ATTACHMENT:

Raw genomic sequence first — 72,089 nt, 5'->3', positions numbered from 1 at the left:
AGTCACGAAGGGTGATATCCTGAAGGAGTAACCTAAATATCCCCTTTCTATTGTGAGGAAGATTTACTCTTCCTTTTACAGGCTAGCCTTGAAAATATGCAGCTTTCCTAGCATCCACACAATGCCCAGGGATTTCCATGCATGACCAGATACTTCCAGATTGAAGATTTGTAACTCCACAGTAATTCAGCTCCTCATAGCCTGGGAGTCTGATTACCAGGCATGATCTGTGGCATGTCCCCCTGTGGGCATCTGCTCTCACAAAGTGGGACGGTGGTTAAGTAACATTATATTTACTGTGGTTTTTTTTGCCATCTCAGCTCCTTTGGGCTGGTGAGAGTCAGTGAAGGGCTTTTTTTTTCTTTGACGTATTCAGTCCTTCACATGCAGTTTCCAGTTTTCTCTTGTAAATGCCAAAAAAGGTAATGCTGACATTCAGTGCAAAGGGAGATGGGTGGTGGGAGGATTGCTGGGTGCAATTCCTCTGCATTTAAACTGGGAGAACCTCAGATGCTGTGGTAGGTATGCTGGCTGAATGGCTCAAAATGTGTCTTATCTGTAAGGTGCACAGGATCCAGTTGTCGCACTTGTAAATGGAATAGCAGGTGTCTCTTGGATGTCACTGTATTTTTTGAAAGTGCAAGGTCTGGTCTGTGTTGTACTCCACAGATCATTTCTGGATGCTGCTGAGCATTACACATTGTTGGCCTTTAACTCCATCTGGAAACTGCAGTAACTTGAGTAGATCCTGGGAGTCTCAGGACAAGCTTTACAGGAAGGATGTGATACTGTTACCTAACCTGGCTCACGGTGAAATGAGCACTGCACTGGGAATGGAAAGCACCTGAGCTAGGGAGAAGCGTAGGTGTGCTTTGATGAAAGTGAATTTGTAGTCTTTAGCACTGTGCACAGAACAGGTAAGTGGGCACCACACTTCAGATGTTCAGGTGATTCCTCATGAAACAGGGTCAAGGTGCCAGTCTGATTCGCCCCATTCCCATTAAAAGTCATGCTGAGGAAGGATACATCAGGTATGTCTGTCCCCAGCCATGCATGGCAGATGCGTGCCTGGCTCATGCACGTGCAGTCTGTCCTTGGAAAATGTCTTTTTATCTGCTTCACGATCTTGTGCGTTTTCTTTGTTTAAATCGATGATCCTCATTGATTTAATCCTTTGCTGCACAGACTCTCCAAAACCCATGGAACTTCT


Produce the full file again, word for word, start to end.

Raw genomic sequence first — 72,089 nt, 5'->3', positions numbered from 1 at the left:
AGTCACGAAGGGTGATATCCTGAAGGAGTAACCTAAATATCCCCTTTCTATTGTGAGGAAGATTTACTCTTCCTTTTACAGGCTAGCCTTGAAAATATGCAGCTTTCCTAGCATCCACACAATGCCCAGGGATTTCCATGCATGACCAGATACTTCCAGATTGAAGATTTGTAACTCCACAGTAATTCAGCTCCTCATAGCCTGGGAGTCTGATTACCAGGCATGATCTGTGGCATGTCCCCCTGTGGGCATCTGCTCTCACAAAGTGGGACGGTGGTTAAGTAACATTATATTTACTGTGGTTTTTTTTGCCATCTCAGCTCCTTTGGGCTGGTGAGAGTCAGTGAAGGGCTTTTTTTTTCTTTGACGTATTCAGTCCTTCACATGCAGTTTCCAGTTTTCTCTTGTAAATGCCAAAAAAGGTAATGCTGACATTCAGTGCAAAGGGAGATGGGTGGTGGGAGGATTGCTGGGTGCAATTCCTCTGCATTTAAACTGGGAGAACCTCAGATGCTGTGGTAGGTATGCTGGCTGAATGGCTCAAAATGTGTCTTATCTGTAAGGTGCACAGGATCCAGTTGTCGCACTTGTAAATGGAATAGCAGGTGTCTCTTGGATGTCACTGTATTTTTTGAAAGTGCAAGGTCTGGTCTGTGTTGTACTCCACAGATCATTTCTGGATGCTGCTGAGCATTACACATTGTTGGCCTTTAACTCCATCTGGAAACTGCAGTAACTTGAGTAGATCCTGGGAGTCTCAGGACAAGCTTTACAGGAAGGATGTGATACTGTTACCTAACCTGGCTCACGGTGAAATGAGCACTGCACTGGGAATGGAAAGCACCTGAGCTAGGGAGAAGCGTAGGTGTGCTTTGATGAAAGTGAATTTGTAGTCTTTAGCACTGTGCACAGAACAGGTAAGTGGGCACCACACTTCAGATGTTCAGGTGATTCCTCATGAAACAGGGTCAAGGTGCCAGTCTGATTCGCCCCATTCCCATTAAAAGTCATGCTGAGGAAGGATACATCAGGTATGTCTGTCCCCAGCCATGCATGGCAGATGCGTGCCTGGCTCATGCACGTGCAGTCTGTCCTTGGAAAATGTCTTTTTATCTGCTTCACGATCTTGTGCGTTTTCTTTGTTTAAATCGATGATCCTCATTGATTTAATCCTTTGCTGCACAGACTCTCCAAAACCCATGGAACTTCT